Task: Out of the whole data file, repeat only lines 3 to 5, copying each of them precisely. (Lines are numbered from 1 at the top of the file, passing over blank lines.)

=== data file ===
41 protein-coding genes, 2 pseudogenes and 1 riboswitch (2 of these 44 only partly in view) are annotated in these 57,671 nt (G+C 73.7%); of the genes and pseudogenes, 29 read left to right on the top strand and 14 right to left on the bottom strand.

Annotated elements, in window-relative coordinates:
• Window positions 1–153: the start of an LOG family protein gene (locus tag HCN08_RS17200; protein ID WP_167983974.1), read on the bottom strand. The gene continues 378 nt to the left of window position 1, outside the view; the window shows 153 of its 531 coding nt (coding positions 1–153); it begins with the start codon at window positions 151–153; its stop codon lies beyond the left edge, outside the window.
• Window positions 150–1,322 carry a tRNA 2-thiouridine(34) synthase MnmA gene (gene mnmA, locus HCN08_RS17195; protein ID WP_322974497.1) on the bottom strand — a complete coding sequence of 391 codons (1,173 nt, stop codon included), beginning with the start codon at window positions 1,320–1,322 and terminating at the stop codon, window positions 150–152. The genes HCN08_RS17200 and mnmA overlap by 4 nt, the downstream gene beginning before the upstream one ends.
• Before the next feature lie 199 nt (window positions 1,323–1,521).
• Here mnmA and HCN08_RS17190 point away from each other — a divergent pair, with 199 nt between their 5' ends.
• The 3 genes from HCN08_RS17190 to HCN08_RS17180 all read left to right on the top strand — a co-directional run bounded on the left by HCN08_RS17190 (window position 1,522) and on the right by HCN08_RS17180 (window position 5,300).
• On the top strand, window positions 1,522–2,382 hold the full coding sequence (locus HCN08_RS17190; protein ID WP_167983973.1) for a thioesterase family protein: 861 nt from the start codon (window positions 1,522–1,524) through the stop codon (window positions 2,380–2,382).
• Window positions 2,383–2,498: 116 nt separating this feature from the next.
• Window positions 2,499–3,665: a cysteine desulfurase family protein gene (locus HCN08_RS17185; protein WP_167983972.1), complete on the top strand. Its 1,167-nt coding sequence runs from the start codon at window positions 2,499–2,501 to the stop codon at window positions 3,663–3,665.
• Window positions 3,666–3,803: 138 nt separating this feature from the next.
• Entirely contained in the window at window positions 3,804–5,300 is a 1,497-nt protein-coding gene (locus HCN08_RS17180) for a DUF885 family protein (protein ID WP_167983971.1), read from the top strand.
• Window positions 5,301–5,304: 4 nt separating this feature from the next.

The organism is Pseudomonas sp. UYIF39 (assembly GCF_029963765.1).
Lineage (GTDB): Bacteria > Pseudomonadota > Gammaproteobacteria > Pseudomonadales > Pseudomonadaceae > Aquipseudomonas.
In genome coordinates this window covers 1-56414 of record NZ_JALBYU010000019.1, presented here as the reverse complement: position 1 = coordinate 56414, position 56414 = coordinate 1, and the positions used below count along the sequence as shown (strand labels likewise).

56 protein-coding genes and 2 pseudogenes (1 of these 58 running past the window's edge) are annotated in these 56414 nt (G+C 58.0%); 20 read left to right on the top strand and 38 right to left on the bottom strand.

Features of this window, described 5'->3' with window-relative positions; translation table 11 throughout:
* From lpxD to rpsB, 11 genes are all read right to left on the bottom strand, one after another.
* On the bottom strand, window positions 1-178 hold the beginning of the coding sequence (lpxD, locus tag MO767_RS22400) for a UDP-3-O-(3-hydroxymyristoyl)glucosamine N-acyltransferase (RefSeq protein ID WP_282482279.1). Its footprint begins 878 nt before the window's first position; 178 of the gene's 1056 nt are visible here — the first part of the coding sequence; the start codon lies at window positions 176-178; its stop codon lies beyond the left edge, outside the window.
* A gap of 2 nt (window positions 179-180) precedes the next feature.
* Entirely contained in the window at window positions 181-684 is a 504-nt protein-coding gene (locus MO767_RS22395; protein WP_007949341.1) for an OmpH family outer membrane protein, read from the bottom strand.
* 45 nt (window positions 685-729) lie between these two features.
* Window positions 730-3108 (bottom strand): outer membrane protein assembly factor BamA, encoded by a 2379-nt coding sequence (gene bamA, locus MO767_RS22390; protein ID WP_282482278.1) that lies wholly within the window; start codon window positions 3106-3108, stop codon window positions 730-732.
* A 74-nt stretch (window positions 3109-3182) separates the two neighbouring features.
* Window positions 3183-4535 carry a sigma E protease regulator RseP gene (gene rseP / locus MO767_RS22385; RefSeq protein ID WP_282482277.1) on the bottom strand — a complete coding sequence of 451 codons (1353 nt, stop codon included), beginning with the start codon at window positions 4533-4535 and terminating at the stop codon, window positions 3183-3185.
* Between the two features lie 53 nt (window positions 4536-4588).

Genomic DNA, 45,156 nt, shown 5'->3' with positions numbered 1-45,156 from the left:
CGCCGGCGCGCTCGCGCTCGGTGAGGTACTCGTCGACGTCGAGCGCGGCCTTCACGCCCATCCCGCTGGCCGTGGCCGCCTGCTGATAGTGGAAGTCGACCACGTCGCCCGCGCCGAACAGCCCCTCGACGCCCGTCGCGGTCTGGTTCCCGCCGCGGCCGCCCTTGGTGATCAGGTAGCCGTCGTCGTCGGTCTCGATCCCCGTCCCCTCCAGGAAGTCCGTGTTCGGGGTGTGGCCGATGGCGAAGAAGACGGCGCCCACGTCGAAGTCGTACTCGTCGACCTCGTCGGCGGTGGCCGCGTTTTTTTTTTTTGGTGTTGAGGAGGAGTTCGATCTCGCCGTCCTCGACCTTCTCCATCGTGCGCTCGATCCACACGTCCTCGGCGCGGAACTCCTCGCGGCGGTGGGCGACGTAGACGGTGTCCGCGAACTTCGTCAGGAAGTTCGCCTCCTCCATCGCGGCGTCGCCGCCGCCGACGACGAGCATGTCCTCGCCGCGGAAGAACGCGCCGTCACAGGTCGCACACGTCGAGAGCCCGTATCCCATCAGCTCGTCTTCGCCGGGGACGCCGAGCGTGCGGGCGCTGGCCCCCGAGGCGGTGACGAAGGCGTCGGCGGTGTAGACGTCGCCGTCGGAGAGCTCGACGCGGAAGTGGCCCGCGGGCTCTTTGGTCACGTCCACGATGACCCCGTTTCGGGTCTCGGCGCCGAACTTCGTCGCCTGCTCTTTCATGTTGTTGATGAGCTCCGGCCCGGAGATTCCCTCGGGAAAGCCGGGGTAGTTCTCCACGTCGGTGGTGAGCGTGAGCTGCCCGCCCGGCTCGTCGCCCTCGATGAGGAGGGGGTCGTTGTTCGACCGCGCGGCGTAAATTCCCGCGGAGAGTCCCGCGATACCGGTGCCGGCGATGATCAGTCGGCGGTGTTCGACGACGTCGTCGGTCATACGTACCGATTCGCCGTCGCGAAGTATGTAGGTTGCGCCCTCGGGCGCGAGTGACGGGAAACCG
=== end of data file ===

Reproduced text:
• Window positions 1–153: the start of an LOG family protein gene (locus tag HCN08_RS17200; protein ID WP_167983974.1), read on the bottom strand. The gene continues 378 nt to the left of window position 1, outside the view; the window shows 153 of its 531 coding nt (coding positions 1–153); it begins with the start codon at window positions 151–153; its stop codon lies beyond the left edge, outside the window.
• Window positions 150–1,322 carry a tRNA 2-thiouridine(34) synthase MnmA gene (gene mnmA, locus HCN08_RS17195; protein ID WP_322974497.1) on the bottom strand — a complete coding sequence of 391 codons (1,173 nt, stop codon included), beginning with the start codon at window positions 1,320–1,322 and terminating at the stop codon, window positions 150–152. The genes HCN08_RS17200 and mnmA overlap by 4 nt, the downstream gene beginning before the upstream one ends.
• Before the next feature lie 199 nt (window positions 1,323–1,521).